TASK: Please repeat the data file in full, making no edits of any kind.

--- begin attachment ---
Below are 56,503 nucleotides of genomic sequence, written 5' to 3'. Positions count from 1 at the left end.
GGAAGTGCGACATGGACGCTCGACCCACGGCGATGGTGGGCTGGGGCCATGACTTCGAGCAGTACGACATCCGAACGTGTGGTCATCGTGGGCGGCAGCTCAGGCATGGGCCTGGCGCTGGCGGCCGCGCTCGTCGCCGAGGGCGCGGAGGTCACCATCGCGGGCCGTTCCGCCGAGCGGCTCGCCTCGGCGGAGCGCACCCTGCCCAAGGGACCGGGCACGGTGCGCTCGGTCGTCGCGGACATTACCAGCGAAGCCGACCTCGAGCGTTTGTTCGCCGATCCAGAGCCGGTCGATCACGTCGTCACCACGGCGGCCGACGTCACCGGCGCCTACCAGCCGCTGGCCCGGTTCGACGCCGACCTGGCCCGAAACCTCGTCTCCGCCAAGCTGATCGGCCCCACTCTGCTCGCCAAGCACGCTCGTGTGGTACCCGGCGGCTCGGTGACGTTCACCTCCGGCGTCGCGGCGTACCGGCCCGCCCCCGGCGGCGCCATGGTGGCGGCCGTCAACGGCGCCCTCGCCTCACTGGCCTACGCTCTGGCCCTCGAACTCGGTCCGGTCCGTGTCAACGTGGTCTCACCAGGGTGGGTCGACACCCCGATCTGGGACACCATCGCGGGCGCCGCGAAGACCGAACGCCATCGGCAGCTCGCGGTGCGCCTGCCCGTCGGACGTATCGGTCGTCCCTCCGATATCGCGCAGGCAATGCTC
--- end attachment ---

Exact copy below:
Below are 56,503 nucleotides of genomic sequence, written 5' to 3'. Positions count from 1 at the left end.
GGAAGTGCGACATGGACGCTCGACCCACGGCGATGGTGGGCTGGGGCCATGACTTCGAGCAGTACGACATCCGAACGTGTGGTCATCGTGGGCGGCAGCTCAGGCATGGGCCTGGCGCTGGCGGCCGCGCTCGTCGCCGAGGGCGCGGAGGTCACCATCGCGGGCCGTTCCGCCGAGCGGCTCGCCTCGGCGGAGCGCACCCTGCCCAAGGGACCGGGCACGGTGCGCTCGGTCGTCGCGGACATTACCAGCGAAGCCGACCTCGAGCGTTTGTTCGCCGATCCAGAGCCGGTCGATCACGTCGTCACCACGGCGGCCGACGTCACCGGCGCCTACCAGCCGCTGGCCCGGTTCGACGCCGACCTGGCCCGAAACCTCGTCTCCGCCAAGCTGATCGGCCCCACTCTGCTCGCCAAGCACGCTCGTGTGGTACCCGGCGGCTCGGTGACGTTCACCTCCGGCGTCGCGGCGTACCGGCCCGCCCCCGGCGGCGCCATGGTGGCGGCCGTCAACGGCGCCCTCGCCTCACTGGCCTACGCTCTGGCCCTCGAACTCGGTCCGGTCCGTGTCAACGTGGTCTCACCAGGGTGGGTCGACACCCCGATCTGGGACACCATCGCGGGCGCCGCGAAGACCGAACGCCATCGGCAGCTCGCGGTGCGCCTGCCCGTCGGACGTATCGGTCGTCCCTCCGATATCGCGCAGGCAATGCTC